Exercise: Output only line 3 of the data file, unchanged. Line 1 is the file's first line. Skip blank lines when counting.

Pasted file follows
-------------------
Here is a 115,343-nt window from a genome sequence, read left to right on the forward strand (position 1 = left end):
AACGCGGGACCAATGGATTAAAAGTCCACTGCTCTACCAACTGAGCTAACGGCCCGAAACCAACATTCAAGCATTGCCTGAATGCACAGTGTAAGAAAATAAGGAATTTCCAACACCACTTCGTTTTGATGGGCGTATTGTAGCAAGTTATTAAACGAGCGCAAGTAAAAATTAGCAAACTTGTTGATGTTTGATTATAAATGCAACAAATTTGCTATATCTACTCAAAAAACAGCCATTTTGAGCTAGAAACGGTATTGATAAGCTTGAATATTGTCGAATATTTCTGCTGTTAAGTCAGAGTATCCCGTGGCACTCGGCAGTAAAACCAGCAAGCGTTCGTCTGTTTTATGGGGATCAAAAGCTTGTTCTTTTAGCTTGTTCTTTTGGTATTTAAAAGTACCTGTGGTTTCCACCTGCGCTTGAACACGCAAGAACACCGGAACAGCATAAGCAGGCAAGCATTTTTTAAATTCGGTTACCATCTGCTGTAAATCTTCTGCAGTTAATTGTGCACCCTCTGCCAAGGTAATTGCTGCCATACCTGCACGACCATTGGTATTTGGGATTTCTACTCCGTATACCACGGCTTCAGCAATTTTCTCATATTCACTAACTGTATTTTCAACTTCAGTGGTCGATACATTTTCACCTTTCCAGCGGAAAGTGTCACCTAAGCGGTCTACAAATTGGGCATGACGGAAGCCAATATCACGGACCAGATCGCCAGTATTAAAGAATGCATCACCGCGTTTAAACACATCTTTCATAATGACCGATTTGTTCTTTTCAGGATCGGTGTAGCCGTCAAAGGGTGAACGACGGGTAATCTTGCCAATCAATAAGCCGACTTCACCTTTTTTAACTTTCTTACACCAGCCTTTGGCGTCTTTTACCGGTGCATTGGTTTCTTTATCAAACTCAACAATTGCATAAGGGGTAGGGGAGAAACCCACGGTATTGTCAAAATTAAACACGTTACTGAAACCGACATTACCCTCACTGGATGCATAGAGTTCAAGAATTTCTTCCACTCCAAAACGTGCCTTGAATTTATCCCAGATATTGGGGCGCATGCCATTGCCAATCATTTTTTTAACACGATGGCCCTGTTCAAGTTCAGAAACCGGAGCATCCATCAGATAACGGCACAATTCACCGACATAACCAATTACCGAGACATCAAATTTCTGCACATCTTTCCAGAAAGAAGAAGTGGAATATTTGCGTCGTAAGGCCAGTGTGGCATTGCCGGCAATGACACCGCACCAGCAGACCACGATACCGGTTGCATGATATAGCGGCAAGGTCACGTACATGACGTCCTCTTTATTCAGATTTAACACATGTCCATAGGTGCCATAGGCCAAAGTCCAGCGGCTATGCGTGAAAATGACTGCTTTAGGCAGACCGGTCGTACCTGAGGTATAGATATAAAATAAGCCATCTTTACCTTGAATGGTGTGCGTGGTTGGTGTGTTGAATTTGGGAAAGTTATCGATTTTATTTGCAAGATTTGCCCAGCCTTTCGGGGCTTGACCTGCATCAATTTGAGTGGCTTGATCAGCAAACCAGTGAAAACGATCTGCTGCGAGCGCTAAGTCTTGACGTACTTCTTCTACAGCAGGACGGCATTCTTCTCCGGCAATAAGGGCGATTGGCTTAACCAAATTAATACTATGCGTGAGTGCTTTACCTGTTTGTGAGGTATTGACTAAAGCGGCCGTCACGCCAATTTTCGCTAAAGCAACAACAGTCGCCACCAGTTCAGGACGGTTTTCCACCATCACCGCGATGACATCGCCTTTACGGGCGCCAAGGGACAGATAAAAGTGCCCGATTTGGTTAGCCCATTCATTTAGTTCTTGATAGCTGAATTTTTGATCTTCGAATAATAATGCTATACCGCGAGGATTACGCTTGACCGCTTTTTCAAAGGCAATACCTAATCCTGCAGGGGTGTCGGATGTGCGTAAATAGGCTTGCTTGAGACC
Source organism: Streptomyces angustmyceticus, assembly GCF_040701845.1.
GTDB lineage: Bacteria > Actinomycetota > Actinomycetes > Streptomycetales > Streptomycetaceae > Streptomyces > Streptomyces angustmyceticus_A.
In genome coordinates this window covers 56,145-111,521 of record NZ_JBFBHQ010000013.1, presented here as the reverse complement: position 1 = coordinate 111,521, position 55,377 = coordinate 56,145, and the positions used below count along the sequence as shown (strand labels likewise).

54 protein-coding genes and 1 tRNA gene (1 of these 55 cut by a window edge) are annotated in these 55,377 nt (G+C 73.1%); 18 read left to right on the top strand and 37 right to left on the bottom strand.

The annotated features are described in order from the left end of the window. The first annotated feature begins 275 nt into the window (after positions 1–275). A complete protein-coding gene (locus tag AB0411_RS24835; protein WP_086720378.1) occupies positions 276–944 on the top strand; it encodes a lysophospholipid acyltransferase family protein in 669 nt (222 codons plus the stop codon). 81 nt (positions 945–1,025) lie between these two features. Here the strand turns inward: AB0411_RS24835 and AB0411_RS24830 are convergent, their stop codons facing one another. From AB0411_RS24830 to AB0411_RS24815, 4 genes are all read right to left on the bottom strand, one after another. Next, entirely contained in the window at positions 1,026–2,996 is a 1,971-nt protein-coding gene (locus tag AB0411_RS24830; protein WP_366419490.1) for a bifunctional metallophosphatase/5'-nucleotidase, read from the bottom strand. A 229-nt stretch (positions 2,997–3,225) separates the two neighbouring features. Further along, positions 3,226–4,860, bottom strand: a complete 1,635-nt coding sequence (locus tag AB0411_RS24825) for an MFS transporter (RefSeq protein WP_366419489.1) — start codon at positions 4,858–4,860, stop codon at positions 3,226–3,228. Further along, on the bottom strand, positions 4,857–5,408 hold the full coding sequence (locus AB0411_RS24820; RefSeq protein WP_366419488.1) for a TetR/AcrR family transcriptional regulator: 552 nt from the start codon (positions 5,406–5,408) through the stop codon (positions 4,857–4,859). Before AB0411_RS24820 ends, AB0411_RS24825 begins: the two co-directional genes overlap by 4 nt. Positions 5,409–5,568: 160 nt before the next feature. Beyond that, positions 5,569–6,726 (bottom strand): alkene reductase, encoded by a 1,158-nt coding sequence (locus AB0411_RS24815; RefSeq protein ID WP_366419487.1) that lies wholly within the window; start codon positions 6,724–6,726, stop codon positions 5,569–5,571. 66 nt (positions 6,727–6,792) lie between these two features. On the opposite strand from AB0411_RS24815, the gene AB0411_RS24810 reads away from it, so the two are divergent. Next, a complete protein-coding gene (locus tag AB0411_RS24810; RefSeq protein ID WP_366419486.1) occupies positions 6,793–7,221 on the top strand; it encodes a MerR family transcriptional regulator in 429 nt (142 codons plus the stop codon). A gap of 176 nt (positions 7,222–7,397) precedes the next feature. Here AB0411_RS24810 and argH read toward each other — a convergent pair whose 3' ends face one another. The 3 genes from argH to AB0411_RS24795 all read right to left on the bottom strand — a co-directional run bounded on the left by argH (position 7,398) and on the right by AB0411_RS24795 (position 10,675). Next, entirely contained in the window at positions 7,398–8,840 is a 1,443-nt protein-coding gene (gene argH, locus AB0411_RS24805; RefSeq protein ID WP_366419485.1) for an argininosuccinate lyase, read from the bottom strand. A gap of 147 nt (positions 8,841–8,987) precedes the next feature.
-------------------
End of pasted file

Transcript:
Source organism: Streptomyces angustmyceticus, assembly GCF_040701845.1.